• Genre Turning Point: For licensed games in general. Before Arkham Asylum, it was common for studios to invest money in AAA license titles that were often movie tie-ins. The Batman Begins video game is a famous example as is an aborted The Dark Knight game, and the many Harry Potter games which adapted the movies rather than serve, as the Arkham games, as an adaptation of the license tailored to the video game medium. While some movie tie-ins do exist such as The Amazing Spider-Man, they are more or less relegated to mobile games, and indeed the upcoming Spiderman PS 4 is following Arkham's approach in adapting the license to the game rather than make a movie tie-in. Most famously, where The Lord of the Rings had movie tie-in hack-and-slash licensed games, for The Hobbit, Monolith Studios made a game-centric adaptation of the licensed property, leading to the critically acclaimed Middle-earth: Shadow of Mordor. Monolith explicitly cited Rocksteady as their inspiration noting that it raised the bar for adapting licensed properties by insisting that it work first and foremost by providing entertaining gameplay.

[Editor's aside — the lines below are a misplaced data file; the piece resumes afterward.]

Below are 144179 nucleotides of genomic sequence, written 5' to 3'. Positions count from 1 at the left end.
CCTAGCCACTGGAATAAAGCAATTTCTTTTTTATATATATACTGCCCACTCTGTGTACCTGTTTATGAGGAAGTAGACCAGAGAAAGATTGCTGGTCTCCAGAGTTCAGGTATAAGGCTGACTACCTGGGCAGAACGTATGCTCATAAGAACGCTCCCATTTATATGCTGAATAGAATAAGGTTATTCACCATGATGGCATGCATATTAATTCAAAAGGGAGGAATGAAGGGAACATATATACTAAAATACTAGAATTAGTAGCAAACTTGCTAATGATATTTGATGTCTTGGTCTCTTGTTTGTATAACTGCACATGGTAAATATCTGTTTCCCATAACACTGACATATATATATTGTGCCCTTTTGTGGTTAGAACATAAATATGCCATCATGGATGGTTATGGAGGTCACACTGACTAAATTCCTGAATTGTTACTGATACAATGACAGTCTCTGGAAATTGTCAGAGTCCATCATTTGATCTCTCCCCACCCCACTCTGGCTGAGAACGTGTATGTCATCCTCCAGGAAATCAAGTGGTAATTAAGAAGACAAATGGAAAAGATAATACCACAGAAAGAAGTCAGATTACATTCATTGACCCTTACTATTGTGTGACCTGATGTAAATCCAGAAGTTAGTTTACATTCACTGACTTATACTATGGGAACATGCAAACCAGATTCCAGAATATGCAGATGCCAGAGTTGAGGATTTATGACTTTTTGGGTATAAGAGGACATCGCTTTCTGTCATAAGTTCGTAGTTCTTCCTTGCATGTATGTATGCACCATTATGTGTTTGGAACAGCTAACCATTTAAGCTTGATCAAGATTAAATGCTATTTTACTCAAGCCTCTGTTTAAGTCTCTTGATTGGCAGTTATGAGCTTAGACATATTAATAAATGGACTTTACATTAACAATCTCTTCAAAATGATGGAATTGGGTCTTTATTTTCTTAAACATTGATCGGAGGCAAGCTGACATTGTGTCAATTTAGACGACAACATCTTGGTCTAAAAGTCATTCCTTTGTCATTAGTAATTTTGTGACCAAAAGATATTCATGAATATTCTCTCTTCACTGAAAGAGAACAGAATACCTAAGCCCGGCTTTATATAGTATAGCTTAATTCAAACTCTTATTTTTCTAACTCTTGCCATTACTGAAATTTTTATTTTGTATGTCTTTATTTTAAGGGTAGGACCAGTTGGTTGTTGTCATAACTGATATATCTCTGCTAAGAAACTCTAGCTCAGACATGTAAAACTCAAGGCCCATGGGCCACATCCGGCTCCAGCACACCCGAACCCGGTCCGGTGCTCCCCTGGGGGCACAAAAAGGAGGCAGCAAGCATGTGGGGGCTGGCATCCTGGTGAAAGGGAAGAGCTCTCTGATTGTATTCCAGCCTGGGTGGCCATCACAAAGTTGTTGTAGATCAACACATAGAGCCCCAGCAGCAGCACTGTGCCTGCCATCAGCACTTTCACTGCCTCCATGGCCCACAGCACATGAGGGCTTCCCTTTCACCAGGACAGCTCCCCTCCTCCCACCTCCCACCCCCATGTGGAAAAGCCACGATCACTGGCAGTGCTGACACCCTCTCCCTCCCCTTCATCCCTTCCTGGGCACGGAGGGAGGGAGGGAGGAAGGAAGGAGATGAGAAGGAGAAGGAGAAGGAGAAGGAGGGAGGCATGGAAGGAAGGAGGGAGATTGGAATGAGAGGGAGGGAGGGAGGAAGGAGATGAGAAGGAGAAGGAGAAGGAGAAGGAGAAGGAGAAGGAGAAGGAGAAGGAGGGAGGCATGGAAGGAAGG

• Good Bad Bugs: For both Asylum and City, Batman's quick ground takedown consisted of straddling a prone thug and punching him in the head, but due to the target rolling back and forth while dazed, the combat animation could randomly flip him around and have Batman hit him straight in the pelvis or tailbone. While Origins tried to correct this mistake, it also introduced a variation where Batman leaned down and punched the victim's ribs, which sometimes meant he accidentally shoved his face into goons' crotches. It was finally fixed in Knight, where Batman leaps to the side before striking.
  • Harsher in Hindsight: How shall we put it? The Joker himself has been a Death Seeker from the very beginning of the series. In Arkham Origins, he tries to shoot himself in the head in order to end it all, but Batman stops him from doing so for reasons he can't comprehend. In Arkham Asylum, after the Joker says, "I have nothing left to live for," he does shoot himself, but with a Titan formula gun to the throat. His "suicide" is very painfully slow, as it takes a year for the Titan poisoning to course through his bloodstream before his death and its nature complete their course at the end of Arkham City, in fulfillment of his deserving to die as a monster, all the while Batman is unable to intervene with him.
  • Headscratchers: How does the explosive gel not blow up inside of the can when Batman presses the button?